Almeder v. Town of Kennebunkport

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Justia Opinion Summary

In this dispute between Beachfront Owners and the Town of Kennebunkport over who held title to disputed portions of Goose Rocks Beach the Supreme Judicial Court affirmed the holding of the trial court that, under the circumstances of this case, legal title to the property was held by the Town for the benefit of the public.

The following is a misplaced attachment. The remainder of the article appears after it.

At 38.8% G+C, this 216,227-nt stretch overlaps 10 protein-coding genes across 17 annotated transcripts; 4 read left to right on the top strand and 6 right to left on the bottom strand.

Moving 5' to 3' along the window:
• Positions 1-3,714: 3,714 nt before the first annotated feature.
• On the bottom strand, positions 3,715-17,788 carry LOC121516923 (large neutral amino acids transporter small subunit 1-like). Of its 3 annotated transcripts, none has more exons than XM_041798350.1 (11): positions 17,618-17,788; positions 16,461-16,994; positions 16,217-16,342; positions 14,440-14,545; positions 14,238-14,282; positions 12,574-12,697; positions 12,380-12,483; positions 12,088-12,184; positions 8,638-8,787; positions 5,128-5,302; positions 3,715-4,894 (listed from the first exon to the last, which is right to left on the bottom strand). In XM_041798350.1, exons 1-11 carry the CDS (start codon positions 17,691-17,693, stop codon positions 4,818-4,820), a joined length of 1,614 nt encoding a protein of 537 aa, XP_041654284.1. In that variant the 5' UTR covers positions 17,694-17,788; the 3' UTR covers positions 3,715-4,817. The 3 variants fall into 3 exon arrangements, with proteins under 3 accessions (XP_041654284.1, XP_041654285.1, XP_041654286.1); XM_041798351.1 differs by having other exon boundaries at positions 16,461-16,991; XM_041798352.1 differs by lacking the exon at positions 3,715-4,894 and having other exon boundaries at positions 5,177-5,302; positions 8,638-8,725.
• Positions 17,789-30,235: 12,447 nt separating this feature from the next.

The Beachfront Owners sued the Town seeking a declaratory judgment that each of their parcels includes land to the mean low water mark - subject to public rights to fish, fowl, and navigate in the intertidal zone. The Beachfront Owners also sought to quiet title to their alleged breach property. In response, the Town asserted its title to the beach and the dry sand above it and that it and the public had the right to use those areas. The superior court determined that the Town held title - derived from the original Town proprietors' ownership of common land - to the dry sand and beach in front of the majority of the properties in dispute. The Supreme Judicial Court affirmed, holding that title to the disputed land seaward of the seawall, including the beach, was held by the Town for the benefit of the public.